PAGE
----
|Mary Chute, Deputy Director of Library Services, IMLS, welcomes stakeholders to the Preservation Week meeting. (Photo by Richard Herbert)|
To save our cultural and information heritage for the users of the future, we need to make preservation a very widely shared priority. On November 6th, the Preservation Directorate hosted a meeting of key institutions, associations, and organizations to share ideas and inspiration for the nation’s first collections-focused Preservation Week. Scheduled for May 9–15, 2010, Preservation Week is a joint initiative of the Library of Congress, the Association for Library Collections and Technical Services (ALCTS) of the American Library Association, and the Institute for Museum and Library Services (IMLS). The initiative will raise public awareness about preservation of personal, family, community, and public collections by connecting collectors to preservation information and expertise via local libraries and cultural heritage institutions.
Representatives of the American Association of Museums, American Association for State and Local History, National Historic Publications and Records Commission, Association of Research Libraries, Northeast Document Conservation Center, Heritage Preservation, and other major stakeholders gathered in the Whittall Pavilion for a lively discussion of how such diverse organizations can collaborate to ensure the success of this high-profile public information campaign in its inaugural year.
Preservation Week builds on many existing efforts. The National Trust for Historic Preservation fosters preservation of the built heritage with its highly respected Preservation Month. The Society of American Archivists highlights the importance of historic records through American Archives Month and Family History Day. Heritage Preservation’s May Day focuses on emergency preparedness and response for libraries, archives, museums, and communities. The American Institute for Conservation, the Regional Alliance for Preservation and its members, and many regional and local organizations provide outreach and education programs as well.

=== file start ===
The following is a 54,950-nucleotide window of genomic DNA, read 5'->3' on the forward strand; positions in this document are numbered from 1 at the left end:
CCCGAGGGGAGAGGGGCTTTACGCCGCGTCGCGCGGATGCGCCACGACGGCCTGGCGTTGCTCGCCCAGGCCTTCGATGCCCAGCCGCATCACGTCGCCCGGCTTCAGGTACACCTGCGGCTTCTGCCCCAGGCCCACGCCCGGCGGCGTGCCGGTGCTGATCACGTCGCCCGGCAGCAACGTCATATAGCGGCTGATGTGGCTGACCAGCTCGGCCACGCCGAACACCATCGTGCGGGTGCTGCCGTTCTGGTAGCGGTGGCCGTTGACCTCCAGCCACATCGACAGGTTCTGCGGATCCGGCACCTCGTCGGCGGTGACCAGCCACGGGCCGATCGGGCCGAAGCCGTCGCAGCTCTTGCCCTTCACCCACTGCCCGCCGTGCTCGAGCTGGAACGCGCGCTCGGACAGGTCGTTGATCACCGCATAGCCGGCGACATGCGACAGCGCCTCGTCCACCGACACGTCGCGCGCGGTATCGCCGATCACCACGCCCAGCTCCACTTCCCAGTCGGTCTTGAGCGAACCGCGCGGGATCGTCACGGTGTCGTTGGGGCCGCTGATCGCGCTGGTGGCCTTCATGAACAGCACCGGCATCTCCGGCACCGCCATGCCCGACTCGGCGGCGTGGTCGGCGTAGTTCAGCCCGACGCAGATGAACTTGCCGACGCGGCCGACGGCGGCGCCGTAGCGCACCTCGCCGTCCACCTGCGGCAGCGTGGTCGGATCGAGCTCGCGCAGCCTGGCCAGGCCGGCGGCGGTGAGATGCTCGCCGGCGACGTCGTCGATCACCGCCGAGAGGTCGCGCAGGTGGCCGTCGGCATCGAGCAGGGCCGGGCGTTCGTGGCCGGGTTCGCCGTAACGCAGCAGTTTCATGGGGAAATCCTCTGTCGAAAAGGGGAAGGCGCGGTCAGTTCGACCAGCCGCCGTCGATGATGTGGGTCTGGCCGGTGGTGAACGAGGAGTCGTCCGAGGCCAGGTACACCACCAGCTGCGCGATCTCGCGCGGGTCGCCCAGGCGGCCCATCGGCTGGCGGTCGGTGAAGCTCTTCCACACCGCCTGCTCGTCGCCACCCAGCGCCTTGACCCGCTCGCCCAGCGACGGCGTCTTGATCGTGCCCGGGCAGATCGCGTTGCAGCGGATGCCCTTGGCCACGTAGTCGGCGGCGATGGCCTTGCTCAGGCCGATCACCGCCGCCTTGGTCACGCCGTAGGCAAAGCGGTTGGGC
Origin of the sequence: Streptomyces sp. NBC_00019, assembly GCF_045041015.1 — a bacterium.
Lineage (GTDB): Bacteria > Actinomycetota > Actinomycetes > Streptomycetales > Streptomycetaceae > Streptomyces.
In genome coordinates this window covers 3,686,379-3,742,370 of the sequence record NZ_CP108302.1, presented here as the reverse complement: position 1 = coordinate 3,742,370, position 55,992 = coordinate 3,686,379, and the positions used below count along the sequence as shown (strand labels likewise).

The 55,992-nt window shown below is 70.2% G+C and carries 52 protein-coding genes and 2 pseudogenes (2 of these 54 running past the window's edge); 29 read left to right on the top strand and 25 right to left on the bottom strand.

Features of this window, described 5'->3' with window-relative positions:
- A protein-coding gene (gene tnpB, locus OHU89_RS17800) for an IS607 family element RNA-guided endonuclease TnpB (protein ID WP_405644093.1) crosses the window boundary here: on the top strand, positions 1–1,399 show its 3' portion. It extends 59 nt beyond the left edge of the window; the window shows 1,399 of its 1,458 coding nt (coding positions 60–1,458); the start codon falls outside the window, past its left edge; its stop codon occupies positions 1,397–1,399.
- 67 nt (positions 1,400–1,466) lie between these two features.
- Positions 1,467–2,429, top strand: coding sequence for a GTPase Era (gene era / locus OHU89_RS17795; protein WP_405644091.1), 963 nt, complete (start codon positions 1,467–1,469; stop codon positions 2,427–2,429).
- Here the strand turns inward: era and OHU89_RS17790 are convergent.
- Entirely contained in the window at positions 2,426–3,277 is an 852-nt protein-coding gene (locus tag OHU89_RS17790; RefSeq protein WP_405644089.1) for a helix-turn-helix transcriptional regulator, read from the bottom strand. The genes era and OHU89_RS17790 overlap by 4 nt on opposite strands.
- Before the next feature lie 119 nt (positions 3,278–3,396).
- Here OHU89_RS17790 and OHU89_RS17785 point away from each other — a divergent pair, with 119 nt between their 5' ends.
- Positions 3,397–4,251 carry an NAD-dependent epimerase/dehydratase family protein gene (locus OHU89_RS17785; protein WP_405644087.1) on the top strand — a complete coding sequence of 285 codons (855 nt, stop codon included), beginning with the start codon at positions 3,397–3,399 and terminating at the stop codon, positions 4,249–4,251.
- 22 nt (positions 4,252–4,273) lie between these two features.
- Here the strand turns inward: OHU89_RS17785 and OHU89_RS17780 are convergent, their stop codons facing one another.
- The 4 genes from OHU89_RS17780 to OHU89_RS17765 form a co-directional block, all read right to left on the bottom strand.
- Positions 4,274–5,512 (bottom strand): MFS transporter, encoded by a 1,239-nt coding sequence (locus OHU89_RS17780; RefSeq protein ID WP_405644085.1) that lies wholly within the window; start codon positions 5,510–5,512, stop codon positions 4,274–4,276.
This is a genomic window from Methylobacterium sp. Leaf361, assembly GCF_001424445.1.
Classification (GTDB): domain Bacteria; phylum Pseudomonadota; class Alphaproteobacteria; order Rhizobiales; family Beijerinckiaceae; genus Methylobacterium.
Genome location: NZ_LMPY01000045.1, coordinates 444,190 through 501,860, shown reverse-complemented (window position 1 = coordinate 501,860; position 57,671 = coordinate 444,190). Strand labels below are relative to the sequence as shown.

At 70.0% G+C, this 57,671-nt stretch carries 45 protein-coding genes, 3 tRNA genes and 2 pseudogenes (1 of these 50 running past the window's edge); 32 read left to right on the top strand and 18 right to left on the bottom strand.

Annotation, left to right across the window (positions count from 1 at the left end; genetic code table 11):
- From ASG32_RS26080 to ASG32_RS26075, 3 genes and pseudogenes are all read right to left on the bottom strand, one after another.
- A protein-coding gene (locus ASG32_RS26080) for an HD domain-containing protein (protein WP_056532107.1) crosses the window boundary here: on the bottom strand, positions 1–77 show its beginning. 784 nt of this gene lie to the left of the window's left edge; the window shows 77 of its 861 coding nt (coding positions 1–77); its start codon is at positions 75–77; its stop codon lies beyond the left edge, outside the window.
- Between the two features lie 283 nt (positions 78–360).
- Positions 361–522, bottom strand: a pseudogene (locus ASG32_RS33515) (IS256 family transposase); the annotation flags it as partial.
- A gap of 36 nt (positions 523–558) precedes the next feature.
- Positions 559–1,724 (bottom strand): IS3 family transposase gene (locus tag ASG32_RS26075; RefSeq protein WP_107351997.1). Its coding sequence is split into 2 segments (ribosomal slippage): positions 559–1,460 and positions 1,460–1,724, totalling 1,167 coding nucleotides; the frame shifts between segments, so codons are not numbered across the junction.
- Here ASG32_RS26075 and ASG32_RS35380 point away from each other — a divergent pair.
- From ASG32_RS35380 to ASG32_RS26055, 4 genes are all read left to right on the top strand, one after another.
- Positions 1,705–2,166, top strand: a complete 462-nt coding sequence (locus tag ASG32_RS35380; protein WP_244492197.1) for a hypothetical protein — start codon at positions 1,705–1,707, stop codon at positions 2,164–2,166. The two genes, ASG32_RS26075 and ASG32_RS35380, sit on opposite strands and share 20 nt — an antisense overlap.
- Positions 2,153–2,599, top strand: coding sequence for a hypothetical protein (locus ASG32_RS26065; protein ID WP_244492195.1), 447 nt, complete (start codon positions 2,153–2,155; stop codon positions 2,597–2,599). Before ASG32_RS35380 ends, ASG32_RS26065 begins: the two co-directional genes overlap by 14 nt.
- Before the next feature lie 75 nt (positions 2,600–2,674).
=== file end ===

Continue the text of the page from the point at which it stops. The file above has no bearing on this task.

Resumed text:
|Deanna Marcum, Associate Librarian for Library Services, listens attentively to Nadine Gardner, Director of the Division for Preservation and Access, National Endowment for the Humanities. (l to r: Larry Reger of Heritage Preservation, Diane Vogt-O’Connor, Chief of Conservation, Nadine Gardner of NEH, Marsha Semmel of IMLS, Deanna Marcum, Associate Librarian for Library Services.) (Photo by Richard Herbert)|
The goal of the meeting was to facilitate better communication and coordination among key organizations about their individual preservation outreach efforts and to garner their support for the new Preservation Week initiative. Preservation Week differs from existing efforts by focusing on the preservation of collections of all types held by the general public and by drawing connections between these privately held collections and those that our public institutions hold in trust.
Among those welcoming the group to the Library was Mary Chute, Deputy Director of Library Services at IMLS. She stressed the importance of increasing public awareness of preservation as part of a multi-faceted response to the findings of the Heritage Health Index, remarking on the closely aligned goals of IMLS’s successful Connecting to Collections campaign and the new Preservation Week initiative.
Deanna Marcum, Associate Librarian for Library Services, thanked those present for focusing on preservation at a time when preservation activities are diminishing financially in libraries across the country. She urged the group to help Preservation Week “put preservation on the agenda of those outside the field.”
In explaining how ALCTS came to support such a public service-oriented initiative, Charles Wilt, Executive Director of ALCTS, said, “PARS, through ALCTS, is the only group within ALA that is specifically delegated by ALA council to deal with preservation issues… there is just nobody else who has that same expertise, background, passion, so to me [Preservation Week] is a natural extension of what I’ve been trying to get ALCTS to do for a number of years, and that is push out what we do so more people understand that… we are far more public service oriented than most people think… We’re not behind a double-door that says employees only.”
|Charles Wilt (seated), Executive Director of ALCTS, shares ideas with Charles Stanhope, Interim Acting Executive Director of FLICC, Karen Motylewski, Special Projects Liaison from IMLS to the Preservation Directorate, and Dianne van der Reyden, Director for Preservation. (Photo by Richard Herbert)|
Following a discussion moderated by Karen Motylewski, Special Projects Liaison from IMLS to the Preservation Directorate, attendees toured the newly renovated Preservation Research and Testing Division laboratories with Dianne van der Reyden, Director for Preservation.